When the light was first established there seemed to be a certain amount of tension between the lightkeepers and hunters, the other early occupants of the island. This is illustrated in this extract from Katherine Stanley’s book Guiding Lights:
“Roving bands of hunters began trespassing on the lighthouse reserve and making free use of the comforts the keepers had painstakingly provided for themselves. Some of them refused to leave when directed to do so and animosity developed between these and the families who lived there. One report in 1873, outlined the difficulties:
‘There are certain lawless men who have taken up their residence on the island who make a practice of annoying the Superintendent in every possible way, destroying his cattle, pulling down the fences and taking his hay and in fact they say they are determined to make the place too hot for him, and I much fear it will end in some serious injury to the station or perhaps to the light itself.’
Further to this food and goods from shipwrecks were stolen sometimes even when they were being salvaged.
There was an occasion where a keeper was dismissed for looking after goods his brother had looted from a wreck. They were both apprehended and convicted. It is said that when his wife left the island, she took off 3 times the possessions that had she had brought on.The lightkeepers had to be extremely self-sufficient with supply ships only visiting once or twice a year. One early keeper was renown for his gardening and agricultural skills. Mail was sent by signalling passing ships to pick it up.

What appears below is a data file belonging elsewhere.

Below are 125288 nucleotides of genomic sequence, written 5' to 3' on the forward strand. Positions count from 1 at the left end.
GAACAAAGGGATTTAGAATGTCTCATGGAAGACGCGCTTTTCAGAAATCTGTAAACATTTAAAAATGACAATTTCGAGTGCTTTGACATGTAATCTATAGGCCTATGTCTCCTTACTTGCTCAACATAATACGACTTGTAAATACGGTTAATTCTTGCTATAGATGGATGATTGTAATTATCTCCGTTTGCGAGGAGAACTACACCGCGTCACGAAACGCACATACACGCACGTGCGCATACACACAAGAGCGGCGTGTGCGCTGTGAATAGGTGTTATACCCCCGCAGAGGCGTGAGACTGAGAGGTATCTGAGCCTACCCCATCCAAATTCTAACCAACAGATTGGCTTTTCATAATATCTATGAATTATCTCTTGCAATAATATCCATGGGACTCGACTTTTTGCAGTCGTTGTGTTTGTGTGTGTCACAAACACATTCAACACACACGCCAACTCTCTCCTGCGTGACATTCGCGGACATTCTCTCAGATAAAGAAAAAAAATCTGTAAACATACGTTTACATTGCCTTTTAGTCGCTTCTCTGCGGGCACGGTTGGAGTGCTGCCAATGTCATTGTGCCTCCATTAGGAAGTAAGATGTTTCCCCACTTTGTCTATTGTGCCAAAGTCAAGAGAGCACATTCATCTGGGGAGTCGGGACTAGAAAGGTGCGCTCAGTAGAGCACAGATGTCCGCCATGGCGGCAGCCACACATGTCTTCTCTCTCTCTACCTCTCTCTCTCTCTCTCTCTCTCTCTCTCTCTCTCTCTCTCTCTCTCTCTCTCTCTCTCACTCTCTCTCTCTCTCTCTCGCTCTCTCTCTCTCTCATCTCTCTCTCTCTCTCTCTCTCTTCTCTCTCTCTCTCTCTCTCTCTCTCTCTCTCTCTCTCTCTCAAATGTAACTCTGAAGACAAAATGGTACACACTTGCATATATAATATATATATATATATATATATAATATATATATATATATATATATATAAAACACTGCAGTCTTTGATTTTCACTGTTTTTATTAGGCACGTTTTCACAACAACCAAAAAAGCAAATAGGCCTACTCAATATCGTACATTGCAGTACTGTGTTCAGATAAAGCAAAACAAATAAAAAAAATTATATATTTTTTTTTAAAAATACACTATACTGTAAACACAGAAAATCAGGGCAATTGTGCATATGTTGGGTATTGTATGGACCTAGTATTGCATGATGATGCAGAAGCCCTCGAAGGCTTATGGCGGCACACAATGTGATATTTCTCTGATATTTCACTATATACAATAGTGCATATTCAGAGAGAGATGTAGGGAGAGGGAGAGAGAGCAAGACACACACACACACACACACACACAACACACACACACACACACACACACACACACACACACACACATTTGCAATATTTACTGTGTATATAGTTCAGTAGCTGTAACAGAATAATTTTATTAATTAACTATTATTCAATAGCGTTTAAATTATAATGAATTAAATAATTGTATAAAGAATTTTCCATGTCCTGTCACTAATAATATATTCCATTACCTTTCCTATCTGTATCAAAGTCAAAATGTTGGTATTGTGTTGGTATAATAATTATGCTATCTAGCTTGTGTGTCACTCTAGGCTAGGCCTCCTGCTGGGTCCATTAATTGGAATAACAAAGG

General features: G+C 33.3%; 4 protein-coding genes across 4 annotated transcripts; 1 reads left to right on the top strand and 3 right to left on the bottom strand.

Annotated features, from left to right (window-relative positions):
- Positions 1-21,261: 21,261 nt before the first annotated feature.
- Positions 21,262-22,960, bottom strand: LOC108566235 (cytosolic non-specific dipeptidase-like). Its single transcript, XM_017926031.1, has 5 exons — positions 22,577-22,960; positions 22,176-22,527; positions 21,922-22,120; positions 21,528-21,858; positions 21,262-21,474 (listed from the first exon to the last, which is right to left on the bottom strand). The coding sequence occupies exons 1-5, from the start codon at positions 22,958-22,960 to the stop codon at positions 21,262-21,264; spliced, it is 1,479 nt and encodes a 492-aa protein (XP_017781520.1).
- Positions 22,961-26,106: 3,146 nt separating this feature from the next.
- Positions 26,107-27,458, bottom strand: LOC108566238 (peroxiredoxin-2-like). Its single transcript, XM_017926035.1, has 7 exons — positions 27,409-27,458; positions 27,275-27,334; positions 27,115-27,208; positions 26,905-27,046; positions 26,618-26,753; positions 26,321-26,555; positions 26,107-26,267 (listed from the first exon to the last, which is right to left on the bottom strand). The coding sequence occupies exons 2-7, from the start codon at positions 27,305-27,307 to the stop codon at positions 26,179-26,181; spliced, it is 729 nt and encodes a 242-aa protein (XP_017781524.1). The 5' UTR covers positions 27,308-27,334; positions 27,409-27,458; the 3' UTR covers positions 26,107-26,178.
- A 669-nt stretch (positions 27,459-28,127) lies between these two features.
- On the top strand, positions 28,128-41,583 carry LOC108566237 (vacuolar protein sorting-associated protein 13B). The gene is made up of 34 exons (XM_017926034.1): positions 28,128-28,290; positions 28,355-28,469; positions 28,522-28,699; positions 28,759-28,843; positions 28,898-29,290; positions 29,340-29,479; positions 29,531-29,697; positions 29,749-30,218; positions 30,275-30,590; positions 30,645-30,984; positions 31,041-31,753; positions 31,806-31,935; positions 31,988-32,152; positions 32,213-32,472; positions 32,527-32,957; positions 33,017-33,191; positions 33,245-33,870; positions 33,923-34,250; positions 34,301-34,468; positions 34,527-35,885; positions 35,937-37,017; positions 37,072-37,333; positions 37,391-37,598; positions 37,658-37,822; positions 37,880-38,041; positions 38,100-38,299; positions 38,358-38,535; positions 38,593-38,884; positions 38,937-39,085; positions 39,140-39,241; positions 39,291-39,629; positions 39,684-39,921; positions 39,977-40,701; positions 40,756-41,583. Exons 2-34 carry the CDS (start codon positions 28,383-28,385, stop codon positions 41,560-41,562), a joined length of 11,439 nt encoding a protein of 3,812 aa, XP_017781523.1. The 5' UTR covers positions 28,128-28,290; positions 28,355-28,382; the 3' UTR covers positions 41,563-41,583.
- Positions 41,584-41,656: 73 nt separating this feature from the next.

We need your help in compiling a list of keepers for this lighthouse. If you have any information then send it to firstname.lastname@example.org.
Please include this lighthouse’s name, the keepers full name and what years they were keepers. Also include the same information for any other lights they were on.
|First Exhibited||1st November 1861|
|Location||Lat: 39° 35.3060' S Long: 143° 56.5830' E|
|Original Optic||L Sautter fixed 920mm Catadioptric now on display on King Is|
|Current Optic||Chance Bros 250 mm double flashing|
|Automated||5th of July 1918|
|Construction||White round stone tower and 13'0" dia. H. Wilkins & Co. lantern|
|Range||Nom: 24 nm Geo: 23 nm|
|Character||Fl. W. (2) in 10 secs|
|Light Source||Sealite SL324 LED array|
|Power Source||240V AC Mains|
|Notes||As at November 2020|
The lighthouse grounds are open all year round. The tower is not open to the public.
No tours are available.
No lighthouse accommodation is available
King Island Historical Society Museum at Currie Harbour.
The Museum was established in a former lighthouse keeper’s cottage in 1980. Make sure you ask for a look at
the original Cape Wickham fresnel light which returned home for the 150th anniversary of Cape Wickham in 2011. It’s simply stunning.